• Corn stover was pretreated at the U.S. Department of Energy National Renewable Energy Laboratory (NREL) using 1.4 wt % sulfuric acid at 165°C and 107 psi for 8 minutes. The water-insoluble solids in the pretreated corn stover (PCS) contained approximately 59% cellulose, 5% hemicellulose and 28% lignin. Cellulose and hemicellulose were determined by a two-stage sulfuric acid hydrolysis with subsequent analysis of sugars by high performance liquid chromatography using NREL Standard Analytical Procedure #002. Lignin was determined gravimetrically after hydrolyzing the cellulose and hemicellulose fractions with sulfuric acid using NREL Standard Analytical Procedure #003.
  • The hydrolysis of PCS was conducted using 2.2 ml deep-well plates (Axygen, Union City. CA, USA) in a total reaction volume of 1.0 ml. The hydrolysis was performed with 50 mg of .PCS per ml of 50 mM sodium acetate pH 5.0 buffer.containing 1 mM manganese sulfate and various protein loadings of the cellulase composition (expressed as mg protein per gram of cellulose). Enzyme mixtures were prepared and then added simultaneously to all wells in a volume of 100 µl, for a final volume of 1 ml in each reaction. The plate was then sealed using an ALPS-300™ plate heat sealer, mixed thoroughly, and incubated at 50°C, 55°C, 60°C, and/or 65°C for 72 hours. All experiments were performed in triplicate.
  • Following hydrolysis, samples were filtered using a 0.45 µm MULTISCREEN® 96-well filter plate (Millipore, Bedford, MA, USA) and filtrates analyzed for sugar content as described below. When not used immediately, filtered sugary aliquots were frozen at -20°C. The sugar concentrations of samples diluted in 0.005 M H2SO4 were measured using a 4.6 x 250 mm AMINEX® HPX-87H column by elution with 0.05% w/w benzoic acid-0.005 M H2SO4 at a flow rate of 0.6 ml per minute at 65°C, and quantitation by integration of glucose and cellobiose signal from refractive index detection (CHEMSTATION®, AGILENT® 1100 HPLC, Agilent Technologies, Santa Clara, CA, USA) calibrated by pure sugar samples. The resultant equivalents were used to calculate the percentage of cellulose conversion for each reaction.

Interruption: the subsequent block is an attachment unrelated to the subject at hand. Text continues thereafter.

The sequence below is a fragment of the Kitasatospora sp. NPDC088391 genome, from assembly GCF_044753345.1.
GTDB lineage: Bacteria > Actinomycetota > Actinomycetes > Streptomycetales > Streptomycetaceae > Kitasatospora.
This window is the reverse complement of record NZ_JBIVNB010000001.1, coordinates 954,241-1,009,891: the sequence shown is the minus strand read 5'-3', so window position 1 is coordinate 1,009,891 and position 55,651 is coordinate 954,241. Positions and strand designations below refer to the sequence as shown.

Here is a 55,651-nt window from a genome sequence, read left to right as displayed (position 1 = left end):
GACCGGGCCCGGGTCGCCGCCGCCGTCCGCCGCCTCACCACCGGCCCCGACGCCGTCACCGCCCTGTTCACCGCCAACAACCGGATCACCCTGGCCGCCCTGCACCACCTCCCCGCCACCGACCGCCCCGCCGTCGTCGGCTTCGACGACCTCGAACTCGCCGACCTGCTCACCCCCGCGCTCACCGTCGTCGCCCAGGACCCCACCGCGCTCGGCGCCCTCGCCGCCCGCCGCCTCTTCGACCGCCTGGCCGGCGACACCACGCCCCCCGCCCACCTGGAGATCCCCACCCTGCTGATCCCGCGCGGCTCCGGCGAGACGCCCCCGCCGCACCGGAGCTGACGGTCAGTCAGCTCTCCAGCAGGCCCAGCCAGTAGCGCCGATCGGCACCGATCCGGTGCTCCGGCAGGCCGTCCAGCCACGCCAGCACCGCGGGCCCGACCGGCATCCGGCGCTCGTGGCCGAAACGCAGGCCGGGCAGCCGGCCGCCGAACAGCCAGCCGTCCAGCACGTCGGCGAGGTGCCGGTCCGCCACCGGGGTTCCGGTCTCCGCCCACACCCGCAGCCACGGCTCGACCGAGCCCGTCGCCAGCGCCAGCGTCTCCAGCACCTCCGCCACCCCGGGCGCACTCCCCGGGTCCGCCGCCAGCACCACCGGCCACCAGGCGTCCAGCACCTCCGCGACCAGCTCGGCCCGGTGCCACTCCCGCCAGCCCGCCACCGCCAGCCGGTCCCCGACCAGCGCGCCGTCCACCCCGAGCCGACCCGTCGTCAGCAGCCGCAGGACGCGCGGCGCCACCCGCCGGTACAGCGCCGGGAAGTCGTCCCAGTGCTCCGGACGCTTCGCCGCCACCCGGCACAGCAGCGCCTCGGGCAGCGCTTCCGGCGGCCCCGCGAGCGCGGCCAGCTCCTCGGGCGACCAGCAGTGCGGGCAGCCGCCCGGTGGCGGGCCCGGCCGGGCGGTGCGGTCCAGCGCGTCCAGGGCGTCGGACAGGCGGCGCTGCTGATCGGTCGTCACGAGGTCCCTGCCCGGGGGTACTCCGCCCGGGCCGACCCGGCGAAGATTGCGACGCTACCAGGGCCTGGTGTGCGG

• All HPLC data processing was performed using MICROSOFT EXCEL™ software. Measured sugar concentrations were adjusted for the appropriate dilution factor. Glucose and cellobiose were measured individually. However, to calculate total conversion the glucose and cellobiose values were combined. Cellobiose concentration was multiplied by 1.053 in order to convert to glucose equivalents and added to the glucose concentration. The degree of cellulose conversion was calculated using the following equation: % conversin = sample glucose concentration / glucose concentration in a limit digest × 100
    Figure imgb0006
  • In order to calculate % conversion, a 100% conversion point was set based on a cellulase control of 100 mg of the cellulase composition per gram cellulose (CELLUCLAST PLUS™, Novozymes A/S, Bagsvaerd, Denmark), and all values were divided by this number and then multiplied by 100. Triplicate data points were averaged and standard deviation was calculated.
  • Example 15: Effect of the addition of Aspergillus fumigatus GH61 B variant 175V + F77L + F179I + I181L + I183V on conversion of PCS by a Trichoderma reesei cellulase composition and Aspergillus fumigatus CEL3A beta-glucosidase at 50°C and 55°C